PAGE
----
18 31 May 1986 V-18 Ariane 2 Intelsat VA F-14 Failure [5][7][9]
19 16 September 1987 V-19 Ariane 3 Aussat A3
ECS 4
Success [5][6][7]
Flight V-20 (Ariane 2) launched from ELA-2 on 20 November 1987 [7][8][9]
20 11 March 1988 V-21 Ariane 3 Spacenet 3R
Telecom 1C
Success [5][6][7]
Flight V-22 (Maiden flight Ariane 4) launched from ELA-2 on 15 June 1988 [5][7][8]
21 17 May 1988 V-23 Ariane 2 Intelsat VA F-13 Success [5][7][9]
22 21 July 1988 V-24 Ariane 3 INSAT-1C
ECS 5
Success [5][6][7]
Flight V-25 (Ariane 3) launched from ELA-2 on 8 September 1988 [6][7][8]
23 28 October 1988 V-26 Ariane 2 TDF 1 Success [5][7][9]
24 27 January 1989 V-28 Intelsat VA F-15 Success [5][7][9]
25 2 April 1989 V-30 Tele-X Success [5][7][9]
26 11 July 1989 V-32 Ariane 3 Olympus-1 Success [5][6][7]
Flights V27, V29 and V31 were launched from ELA-2. V27, V29 and V31 were all operated by Ariane 4[8]
From July 1989 until February 2012, no rockets were launched from ELA-1. As an alternative, ELA-2 and ELA-3 were used.
In November 2001, construction works started to prepare the pad for the lightweight Vega rocket.
27 13 February 2012 VV-01 Vega Success [10]
28 7 May 2013 VV-02 Success [10]
29 30 April 2014 VV-03 KazEOSat 1 Success [10]
30 11 February 2015 VV-04 IVX Success [10]
31 23 June 2015 VV-05 Sentinel-2A Success [10]
32 3 December 2015 VV-06 LISA Pathfinder Success [10]
33 16 September 2016 VV-07 PeruSat-1
4 Terra Bella satellites
Success [10]
34 5 December 2016 VV-08 Göktürk-1A Success [10]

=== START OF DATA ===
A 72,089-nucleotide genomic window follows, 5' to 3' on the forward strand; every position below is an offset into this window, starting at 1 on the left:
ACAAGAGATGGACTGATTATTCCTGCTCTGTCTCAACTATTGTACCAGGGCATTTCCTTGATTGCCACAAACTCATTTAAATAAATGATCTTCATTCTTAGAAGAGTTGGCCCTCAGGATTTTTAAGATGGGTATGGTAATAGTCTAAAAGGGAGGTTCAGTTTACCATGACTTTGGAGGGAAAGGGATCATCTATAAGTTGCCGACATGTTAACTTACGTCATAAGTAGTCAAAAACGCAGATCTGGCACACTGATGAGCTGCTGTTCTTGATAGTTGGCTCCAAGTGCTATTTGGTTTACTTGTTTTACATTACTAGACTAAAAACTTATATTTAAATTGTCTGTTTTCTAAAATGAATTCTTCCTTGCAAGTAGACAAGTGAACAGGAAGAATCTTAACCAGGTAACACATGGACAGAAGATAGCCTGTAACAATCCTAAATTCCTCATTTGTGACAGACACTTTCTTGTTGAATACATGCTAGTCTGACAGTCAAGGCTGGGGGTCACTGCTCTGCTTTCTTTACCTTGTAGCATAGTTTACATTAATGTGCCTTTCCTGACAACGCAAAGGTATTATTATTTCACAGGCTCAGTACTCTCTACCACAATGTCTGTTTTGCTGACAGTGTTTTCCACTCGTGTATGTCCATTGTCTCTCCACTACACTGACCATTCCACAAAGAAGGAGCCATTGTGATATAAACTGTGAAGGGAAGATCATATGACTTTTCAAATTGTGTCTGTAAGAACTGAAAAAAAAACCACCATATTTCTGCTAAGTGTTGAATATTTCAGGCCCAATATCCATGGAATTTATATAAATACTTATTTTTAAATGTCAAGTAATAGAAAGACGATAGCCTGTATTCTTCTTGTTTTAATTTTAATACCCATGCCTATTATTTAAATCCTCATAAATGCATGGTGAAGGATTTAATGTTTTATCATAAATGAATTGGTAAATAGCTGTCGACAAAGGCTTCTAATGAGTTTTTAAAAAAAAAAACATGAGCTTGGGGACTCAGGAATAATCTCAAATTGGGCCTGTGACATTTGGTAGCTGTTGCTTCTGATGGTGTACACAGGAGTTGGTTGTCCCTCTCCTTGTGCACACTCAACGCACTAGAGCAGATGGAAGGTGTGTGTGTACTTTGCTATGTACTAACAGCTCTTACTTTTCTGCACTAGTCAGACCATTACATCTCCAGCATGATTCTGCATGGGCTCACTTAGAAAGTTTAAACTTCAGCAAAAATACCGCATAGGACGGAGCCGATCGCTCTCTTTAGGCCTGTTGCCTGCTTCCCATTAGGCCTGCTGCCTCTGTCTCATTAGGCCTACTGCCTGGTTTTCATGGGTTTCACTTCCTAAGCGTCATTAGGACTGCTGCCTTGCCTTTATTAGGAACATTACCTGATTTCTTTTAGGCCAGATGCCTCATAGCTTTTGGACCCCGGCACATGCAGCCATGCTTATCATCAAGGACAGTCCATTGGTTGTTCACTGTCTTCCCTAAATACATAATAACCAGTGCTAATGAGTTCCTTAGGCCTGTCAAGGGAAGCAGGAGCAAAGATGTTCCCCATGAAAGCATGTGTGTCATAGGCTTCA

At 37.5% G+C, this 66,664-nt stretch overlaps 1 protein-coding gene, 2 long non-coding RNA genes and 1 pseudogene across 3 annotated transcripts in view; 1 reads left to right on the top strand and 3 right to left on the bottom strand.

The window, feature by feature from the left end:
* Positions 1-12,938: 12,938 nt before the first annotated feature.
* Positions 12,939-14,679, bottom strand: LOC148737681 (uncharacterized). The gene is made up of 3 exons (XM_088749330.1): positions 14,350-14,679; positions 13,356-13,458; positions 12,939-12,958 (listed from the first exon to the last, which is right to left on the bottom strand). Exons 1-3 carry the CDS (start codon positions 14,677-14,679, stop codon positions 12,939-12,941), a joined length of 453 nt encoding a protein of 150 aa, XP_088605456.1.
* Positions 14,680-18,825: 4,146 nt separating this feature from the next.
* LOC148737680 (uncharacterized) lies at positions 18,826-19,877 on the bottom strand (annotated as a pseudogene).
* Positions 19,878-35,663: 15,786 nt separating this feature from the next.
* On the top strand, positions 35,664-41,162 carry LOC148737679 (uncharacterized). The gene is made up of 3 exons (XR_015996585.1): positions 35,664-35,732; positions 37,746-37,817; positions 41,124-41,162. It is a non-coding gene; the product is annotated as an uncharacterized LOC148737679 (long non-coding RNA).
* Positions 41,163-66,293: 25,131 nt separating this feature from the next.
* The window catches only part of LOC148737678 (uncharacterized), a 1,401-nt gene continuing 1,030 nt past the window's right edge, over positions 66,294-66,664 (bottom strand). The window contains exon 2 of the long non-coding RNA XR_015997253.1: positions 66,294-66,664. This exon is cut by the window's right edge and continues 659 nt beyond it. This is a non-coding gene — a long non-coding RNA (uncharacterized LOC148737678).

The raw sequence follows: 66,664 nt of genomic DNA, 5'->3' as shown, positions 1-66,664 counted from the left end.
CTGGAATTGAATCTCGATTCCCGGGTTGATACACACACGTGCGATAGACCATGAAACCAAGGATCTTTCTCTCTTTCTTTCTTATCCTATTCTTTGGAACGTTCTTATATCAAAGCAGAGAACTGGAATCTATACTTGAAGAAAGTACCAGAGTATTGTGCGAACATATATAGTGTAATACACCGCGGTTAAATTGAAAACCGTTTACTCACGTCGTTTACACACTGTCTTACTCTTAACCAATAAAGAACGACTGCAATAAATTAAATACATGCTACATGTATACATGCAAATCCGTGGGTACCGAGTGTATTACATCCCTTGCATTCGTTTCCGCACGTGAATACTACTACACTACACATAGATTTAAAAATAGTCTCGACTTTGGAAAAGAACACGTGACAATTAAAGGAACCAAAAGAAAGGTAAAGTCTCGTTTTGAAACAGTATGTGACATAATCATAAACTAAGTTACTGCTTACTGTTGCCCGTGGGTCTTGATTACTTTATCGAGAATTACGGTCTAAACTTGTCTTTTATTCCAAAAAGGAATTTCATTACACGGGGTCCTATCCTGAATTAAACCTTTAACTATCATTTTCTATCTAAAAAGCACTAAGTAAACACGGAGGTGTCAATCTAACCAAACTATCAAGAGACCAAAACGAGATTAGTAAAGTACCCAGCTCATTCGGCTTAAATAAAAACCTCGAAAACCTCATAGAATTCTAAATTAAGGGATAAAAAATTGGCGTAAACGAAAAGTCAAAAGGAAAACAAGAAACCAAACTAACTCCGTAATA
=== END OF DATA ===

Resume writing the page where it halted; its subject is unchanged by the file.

35 9 March 2017 VV-09 Sentinel-2B Success [10]
36 2 August 2017 VV-10 OPTSAT-3000
VENµS
Success
37 8 November 2017 VV-11 2 MN35-13 satellites Success
38 22 August 2018 VV-12 ADM-Aeolus Success
39 21 November 2018 VV-13 Mohammed VI-B Success
40 22 March 2019 VV-14 PRISMA Success
41 11 July 2019 VV-15 FalconEye 1 Failure
42 03 September 2020 VV-16
  • Athena
  • ESAIL
  • GHGSat-C1
  • NEMO-HD
  • ÑuSat 6
  • UPMSat-2
  • ION CubeSat Carrier
  • Flock-4v × 26 (cubesats)
  • AMICal Sat (cubesat)
  • DIDO-3 (cubesat)
  • FSSCat /A and /B (cubesats)
  • Lemur-2 × 8 (cubesats)
  • OSM-1 Cicero (cubesat)
  • NAPA-1 (cubesat)
  • PICASSO (cubesat)
  • SIMBA (cubesat)
  • SpaceBEE × 12 (cubesats)
  • TARS-1 (cubesat)
  • TRISAT (cubesat)
  • TTÜ-100 (cubesat)
  • Tyvak 0171 (cubesat)
Success
43 17 November 2020 VV-17 Failure

Situation on 17 November 2020

See also

References

  1. ^ "Operations". Arianespace. Retrieved 31 December 2015.
  2. ^ "BEC, ELA, ELV, d'EUROPA à VEGA". Capcomespace. Retrieved 23 August 2018.
  3. ^ "Europa". Encyclopedia Astronautica. Archived from the original on 4 March 2016. Retrieved 31 December 2015.
  4. ^ a b c d e f g h i j k "Ariane 1". Encyclopedia Astronautica. Retrieved 31 December 2015.[permanent dead link]
  5. ^ a b c d e f g h i j k l m n o p q r s "Kourou ELA 1". Encyclopedia Astronautica. Archived from the original on 4 March 2016. Retrieved 31 December 2015.
  6. ^ a b c d e f g h i j k "Ariane 3". Encyclopedia Astronautica. Retrieved 31 December 2015.[permanent dead link]
  7. ^ a b c d e f g h i j k l m n Harvey, Brian (14 February 2003). "List of European space launchings". Europe's Space Programme: To Ariane and Beyond. Book Springer Science & Business Media. pp. 358–361. ISBN 978-1-852-33722-3.
  8. ^ a b c d e "Kourou ELA-2". Encyclopedia Astronautica. Archived from the original on 1 February 2010. Retrieved 31 December 2015.
  9. ^ a b c d e f "Ariane 2". Encyclopedia Astronautica. Retrieved 31 December 2015.[permanent dead link]
  10. ^ a b c d e f g h i "Vega Milestones". Arianespace. Retrieved 31 December 2015.

External links

  • Encyclopedia Astronautica - Kourou